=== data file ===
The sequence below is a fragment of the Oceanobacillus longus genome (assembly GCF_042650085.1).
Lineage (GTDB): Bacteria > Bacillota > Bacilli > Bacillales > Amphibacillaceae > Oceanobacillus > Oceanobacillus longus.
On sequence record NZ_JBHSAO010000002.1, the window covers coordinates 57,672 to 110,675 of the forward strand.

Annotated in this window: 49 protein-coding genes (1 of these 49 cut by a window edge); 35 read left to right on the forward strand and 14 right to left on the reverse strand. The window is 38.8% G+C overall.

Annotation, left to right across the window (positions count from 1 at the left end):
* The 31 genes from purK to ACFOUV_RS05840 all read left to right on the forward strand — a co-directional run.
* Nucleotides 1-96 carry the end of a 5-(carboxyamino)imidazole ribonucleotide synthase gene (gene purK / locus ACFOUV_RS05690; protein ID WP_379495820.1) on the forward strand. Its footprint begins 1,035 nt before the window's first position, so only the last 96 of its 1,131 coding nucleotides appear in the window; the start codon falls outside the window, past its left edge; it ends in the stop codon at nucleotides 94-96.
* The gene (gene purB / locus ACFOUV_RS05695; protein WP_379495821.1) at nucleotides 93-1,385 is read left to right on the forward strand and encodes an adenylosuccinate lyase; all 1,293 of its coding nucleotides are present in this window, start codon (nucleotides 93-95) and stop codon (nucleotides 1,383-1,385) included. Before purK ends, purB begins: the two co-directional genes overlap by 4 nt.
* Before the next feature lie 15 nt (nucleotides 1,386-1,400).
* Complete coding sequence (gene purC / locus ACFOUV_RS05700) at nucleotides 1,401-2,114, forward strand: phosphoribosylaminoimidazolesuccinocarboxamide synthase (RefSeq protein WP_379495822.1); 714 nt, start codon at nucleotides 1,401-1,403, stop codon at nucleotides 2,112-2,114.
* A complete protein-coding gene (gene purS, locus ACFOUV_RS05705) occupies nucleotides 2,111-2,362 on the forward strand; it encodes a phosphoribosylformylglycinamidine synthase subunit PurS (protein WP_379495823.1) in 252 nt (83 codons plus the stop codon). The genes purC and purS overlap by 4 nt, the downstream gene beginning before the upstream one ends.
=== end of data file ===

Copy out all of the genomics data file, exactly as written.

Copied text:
The sequence below is a fragment of the Oceanobacillus longus genome (assembly GCF_042650085.1).
Lineage (GTDB): Bacteria > Bacillota > Bacilli > Bacillales > Amphibacillaceae > Oceanobacillus > Oceanobacillus longus.
On sequence record NZ_JBHSAO010000002.1, the window covers coordinates 57,672 to 110,675 of the forward strand.

Annotated in this window: 49 protein-coding genes (1 of these 49 cut by a window edge); 35 read left to right on the forward strand and 14 right to left on the reverse strand. The window is 38.8% G+C overall.

Annotation, left to right across the window (positions count from 1 at the left end):
* The 31 genes from purK to ACFOUV_RS05840 all read left to right on the forward strand — a co-directional run.
* Nucleotides 1-96 carry the end of a 5-(carboxyamino)imidazole ribonucleotide synthase gene (gene purK / locus ACFOUV_RS05690; protein ID WP_379495820.1) on the forward strand. Its footprint begins 1,035 nt before the window's first position, so only the last 96 of its 1,131 coding nucleotides appear in the window; the start codon falls outside the window, past its left edge; it ends in the stop codon at nucleotides 94-96.
* The gene (gene purB / locus ACFOUV_RS05695; protein WP_379495821.1) at nucleotides 93-1,385 is read left to right on the forward strand and encodes an adenylosuccinate lyase; all 1,293 of its coding nucleotides are present in this window, start codon (nucleotides 93-95) and stop codon (nucleotides 1,383-1,385) included. Before purK ends, purB begins: the two co-directional genes overlap by 4 nt.
* Before the next feature lie 15 nt (nucleotides 1,386-1,400).
* Complete coding sequence (gene purC / locus ACFOUV_RS05700) at nucleotides 1,401-2,114, forward strand: phosphoribosylaminoimidazolesuccinocarboxamide synthase (RefSeq protein WP_379495822.1); 714 nt, start codon at nucleotides 1,401-1,403, stop codon at nucleotides 2,112-2,114.
* A complete protein-coding gene (gene purS, locus ACFOUV_RS05705) occupies nucleotides 2,111-2,362 on the forward strand; it encodes a phosphoribosylformylglycinamidine synthase subunit PurS (protein WP_379495823.1) in 252 nt (83 codons plus the stop codon). The genes purC and purS overlap by 4 nt, the downstream gene beginning before the upstream one ends.